30 August 2014

Failsafe Sago & Potato Fritters

This is my adaptation of the Indian saboodana wada recipe from Mr Todiwala's Bombay cookbook. These are sago and potato fritters, with peanuts, cumin seeds, coriander leaves, lime, and chilli. Naturally those ingredients are out on a failsafe diet, so I created this adaptation.

The fritters have a great texture, sort of glutinous and chewy, with a crispy shell. Very moreish!

Failsafe Sago & Potato Fritters (saboodana wada)

Fritters on a platter with sauce
Fritters with pear ketchup


200g preservative-free sago pearls* (can be large or small)
2 large potatoes
3 Tbspn raw cashews
1 tspn poppy seeds
¼ tspn citric acid (or to taste)
salt, to taste
1 Tbspn spring onion tops or parsley, chopped finely
rice flour
failsafe oil (eg canola) for deep frying


1) Rinse the sago, put in a bowl, and add enough water to cover the sago. Leave for at least several hours (if using small sago) or overnight. I used small sago, and left it overnight, and that worked well.

Sago after soaking overnight
If there's any water left over after soaking the sago, drain it well in a sieve. Let sit in the sieve for 15-20 minutes to get rid of any excess moisture.

2) Peel, boil, and mash the potatoes.

3) Slightly dry-roast the cashews in a small pan, stirring constantly. Then chop them finely (but not too finely). You can use a small food mill or processor for this step, but don't let the cashews become a paste.

Potato and sago mixture
Mashed potato mixed with the sago
4) Mix all ingredients except the rice flour in a bowl. If the mixture is too wet, add a little rice flour.

I actually did this in two stages. I mixed the sago, potato, cashews and salt together first. Then I set aside some of this mixture for myself, and added some poppy seeds, citric acid, and spring onions. I made the remainder of the mixture as per the original recipe (adding 1 tspn cumin seeds, 2 diced green chillies and 1 tspn lime juice), for the rest of my family who aren't eating failsafe.

5) Dust your hands with rice flour, and shape the mixture into small patties, a bit smaller than the palm of your hand. Keep dusting your hands with the rice flour as you go. Place the patties on baking paper on plates, and refrigerate for at least 30 minutes before cooking.

Uncooked fritters
Fritters ready for the fridge
6) Heat the oil in a deep saucepan to 180ºC (either use a thermometer, or test a cube of dry bread in the oil - when it browns in 30 seconds, that's 180ºC). Put a colander over a plate, to drain the patties in (they may stick to kitchen paper).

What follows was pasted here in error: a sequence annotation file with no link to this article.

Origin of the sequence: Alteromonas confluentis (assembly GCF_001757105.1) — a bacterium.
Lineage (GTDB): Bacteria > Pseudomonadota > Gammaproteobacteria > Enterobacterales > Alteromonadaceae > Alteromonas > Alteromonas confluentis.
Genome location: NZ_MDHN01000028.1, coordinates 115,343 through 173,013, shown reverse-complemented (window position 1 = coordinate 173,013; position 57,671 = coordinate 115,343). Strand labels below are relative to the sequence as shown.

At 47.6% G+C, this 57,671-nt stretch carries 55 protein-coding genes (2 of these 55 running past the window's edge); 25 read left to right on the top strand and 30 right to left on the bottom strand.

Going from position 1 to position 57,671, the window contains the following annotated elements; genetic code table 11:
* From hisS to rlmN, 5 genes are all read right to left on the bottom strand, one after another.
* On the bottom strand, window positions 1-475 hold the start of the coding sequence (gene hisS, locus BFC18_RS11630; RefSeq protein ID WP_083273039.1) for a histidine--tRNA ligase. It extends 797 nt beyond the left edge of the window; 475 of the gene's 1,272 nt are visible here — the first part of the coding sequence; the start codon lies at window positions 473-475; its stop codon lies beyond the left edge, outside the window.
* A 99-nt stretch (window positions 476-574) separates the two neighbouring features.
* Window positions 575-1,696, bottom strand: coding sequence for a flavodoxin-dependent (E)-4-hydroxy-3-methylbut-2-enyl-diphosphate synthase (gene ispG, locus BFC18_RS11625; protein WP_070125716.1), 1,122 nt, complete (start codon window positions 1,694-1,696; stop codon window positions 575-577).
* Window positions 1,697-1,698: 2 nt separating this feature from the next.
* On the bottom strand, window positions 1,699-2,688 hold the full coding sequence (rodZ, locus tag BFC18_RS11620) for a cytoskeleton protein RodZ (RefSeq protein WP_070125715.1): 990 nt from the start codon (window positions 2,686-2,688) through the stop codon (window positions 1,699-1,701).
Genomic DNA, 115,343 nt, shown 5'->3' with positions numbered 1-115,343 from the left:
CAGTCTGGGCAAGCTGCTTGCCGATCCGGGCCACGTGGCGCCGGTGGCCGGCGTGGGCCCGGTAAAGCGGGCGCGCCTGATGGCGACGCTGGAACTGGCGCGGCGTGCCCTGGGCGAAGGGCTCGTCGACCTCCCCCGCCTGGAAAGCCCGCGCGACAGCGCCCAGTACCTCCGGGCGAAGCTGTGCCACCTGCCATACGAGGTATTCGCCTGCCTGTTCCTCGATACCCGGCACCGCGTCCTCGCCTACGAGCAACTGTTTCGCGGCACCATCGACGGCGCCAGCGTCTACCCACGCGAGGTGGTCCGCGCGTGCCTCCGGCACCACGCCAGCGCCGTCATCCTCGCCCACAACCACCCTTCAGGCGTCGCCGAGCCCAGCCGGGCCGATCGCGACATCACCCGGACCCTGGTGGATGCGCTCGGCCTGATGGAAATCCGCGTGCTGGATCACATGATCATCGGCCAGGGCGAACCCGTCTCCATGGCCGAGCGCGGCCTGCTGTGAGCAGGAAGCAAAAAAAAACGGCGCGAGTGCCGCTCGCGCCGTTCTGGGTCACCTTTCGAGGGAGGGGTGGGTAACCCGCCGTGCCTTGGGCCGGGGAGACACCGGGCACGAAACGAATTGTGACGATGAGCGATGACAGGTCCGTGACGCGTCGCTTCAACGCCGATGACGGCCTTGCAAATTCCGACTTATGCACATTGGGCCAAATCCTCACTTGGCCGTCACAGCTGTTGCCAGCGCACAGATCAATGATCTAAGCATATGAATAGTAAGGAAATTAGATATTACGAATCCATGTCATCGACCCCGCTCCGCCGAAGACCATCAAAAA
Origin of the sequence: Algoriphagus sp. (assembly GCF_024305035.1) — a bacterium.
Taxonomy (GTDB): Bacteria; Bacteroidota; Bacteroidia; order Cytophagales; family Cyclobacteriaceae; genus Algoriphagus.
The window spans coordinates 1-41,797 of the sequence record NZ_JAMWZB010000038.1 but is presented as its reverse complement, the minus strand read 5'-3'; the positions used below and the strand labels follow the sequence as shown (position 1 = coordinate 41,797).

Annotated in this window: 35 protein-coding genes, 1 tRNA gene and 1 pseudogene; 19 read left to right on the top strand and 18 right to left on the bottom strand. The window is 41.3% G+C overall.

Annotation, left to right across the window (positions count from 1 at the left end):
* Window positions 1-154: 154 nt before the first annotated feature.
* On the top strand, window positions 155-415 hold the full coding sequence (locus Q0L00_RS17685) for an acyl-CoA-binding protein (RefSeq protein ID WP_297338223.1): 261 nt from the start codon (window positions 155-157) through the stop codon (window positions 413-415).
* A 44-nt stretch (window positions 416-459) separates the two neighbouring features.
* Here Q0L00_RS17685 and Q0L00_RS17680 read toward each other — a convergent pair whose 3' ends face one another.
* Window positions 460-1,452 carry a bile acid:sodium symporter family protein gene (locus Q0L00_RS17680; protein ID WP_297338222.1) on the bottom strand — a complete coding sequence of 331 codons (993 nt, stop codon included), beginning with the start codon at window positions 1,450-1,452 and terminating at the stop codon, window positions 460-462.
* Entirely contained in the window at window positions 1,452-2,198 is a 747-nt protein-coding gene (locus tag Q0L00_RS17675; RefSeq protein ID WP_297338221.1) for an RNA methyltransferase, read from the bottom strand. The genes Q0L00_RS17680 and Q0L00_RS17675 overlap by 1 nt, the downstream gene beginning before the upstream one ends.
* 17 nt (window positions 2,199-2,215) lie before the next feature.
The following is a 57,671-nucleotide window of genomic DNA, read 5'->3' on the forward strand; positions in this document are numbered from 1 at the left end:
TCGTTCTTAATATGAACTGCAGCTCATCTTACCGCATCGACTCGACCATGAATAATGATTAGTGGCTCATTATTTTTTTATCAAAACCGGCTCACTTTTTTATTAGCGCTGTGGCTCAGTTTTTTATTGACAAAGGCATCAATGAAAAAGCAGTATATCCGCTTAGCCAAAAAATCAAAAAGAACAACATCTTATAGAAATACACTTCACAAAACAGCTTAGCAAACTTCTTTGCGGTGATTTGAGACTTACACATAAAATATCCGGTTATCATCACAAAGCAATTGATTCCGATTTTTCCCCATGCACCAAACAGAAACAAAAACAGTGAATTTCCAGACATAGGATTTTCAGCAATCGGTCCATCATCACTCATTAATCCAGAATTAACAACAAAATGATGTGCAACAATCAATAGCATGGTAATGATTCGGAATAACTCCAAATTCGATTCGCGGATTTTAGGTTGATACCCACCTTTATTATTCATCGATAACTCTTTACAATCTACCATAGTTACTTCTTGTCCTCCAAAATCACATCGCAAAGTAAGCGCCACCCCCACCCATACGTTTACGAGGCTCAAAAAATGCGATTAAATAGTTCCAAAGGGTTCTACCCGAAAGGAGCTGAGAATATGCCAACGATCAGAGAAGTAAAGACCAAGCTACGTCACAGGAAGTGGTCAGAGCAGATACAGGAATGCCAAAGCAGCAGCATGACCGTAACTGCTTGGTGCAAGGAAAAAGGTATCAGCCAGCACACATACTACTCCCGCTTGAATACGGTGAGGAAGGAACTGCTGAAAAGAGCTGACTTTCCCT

7) Fry a couple of patties at a time, until golden brown. Turn to get even cooking. Drain in the colander.

Fried fritters

They are really good served warm, with pear ketchup, or any other favourite failsafe relish or dip.

* Sago from the supermarket generally has preservative in it, which is driven off by cooking — but in this recipe, the sago is soaked but not boiled, so if you're sensitive to preservatives, look for preservative-free sago or tapioca pearls. Sources include Asian grocers, Natures Works shops and Bobs Red Mill (tapioca pearls).

29 August 2014

Failsafe Sautéed Chokos

I'm trying the Royal Prince Alfred Hospital's "failsafe" elimination diet again (it seems to help me with brain fog and some other CFS symptoms, and I'm desperate enough), sigh. It is a seriously un-fun thing to do, especially for a tea drinker who loves cooking with a lot of herbs, spices, and chilli.

The list of allowed vegies during the elimination diet phase is very limited, and includes some of the few vegies that I'm not keen on (chokos and Brussels sprouts). More sighs.

Last night I read up in Stephanie Alexander's Cook's Companion about chokos:

"Every culture treats the choko differently but no one claims it has a very distinctive flavour. ... The choko's indeterminate character (or blandness, if one is being unkind) explains why it is often combined with spicy flavours." 

Oh, I'm being unkind. Bland, and slimy. Take that, chokos.

I opted for the plainest recipe she offers, seeing as spicy flavours are out. This was Choko sautéed western-style. I made a few ingredient changes, and it turned out quite well, I must say. A good crisp texture, with a lovely buttery and lemony taste. Even Hubby, who doesn't like chokos either, said it was the best choko he'd ever had (from a lifetime of disappointments).

Failsafe Sautéed Chokos

Failsafe Sautéed Chokos

Serves 2 as a side dish
115 cal per serve

  • 1 medium choko
  • 30 g butter
  • citric acid
  • salt

  1. Peel and slice the choko. 
  2. Heat in fry pan with the butter, and sauté until the choko is lightly brown, and just tender. This will probably take about 4-5 minutes. You don't want it to go completely soft. 
  3. Lightly sprinkle over citric acid (to taste) for a lemony hit, and salt to taste. Serve hot.
  4. Optional: sprinkle with a little parsley at the end.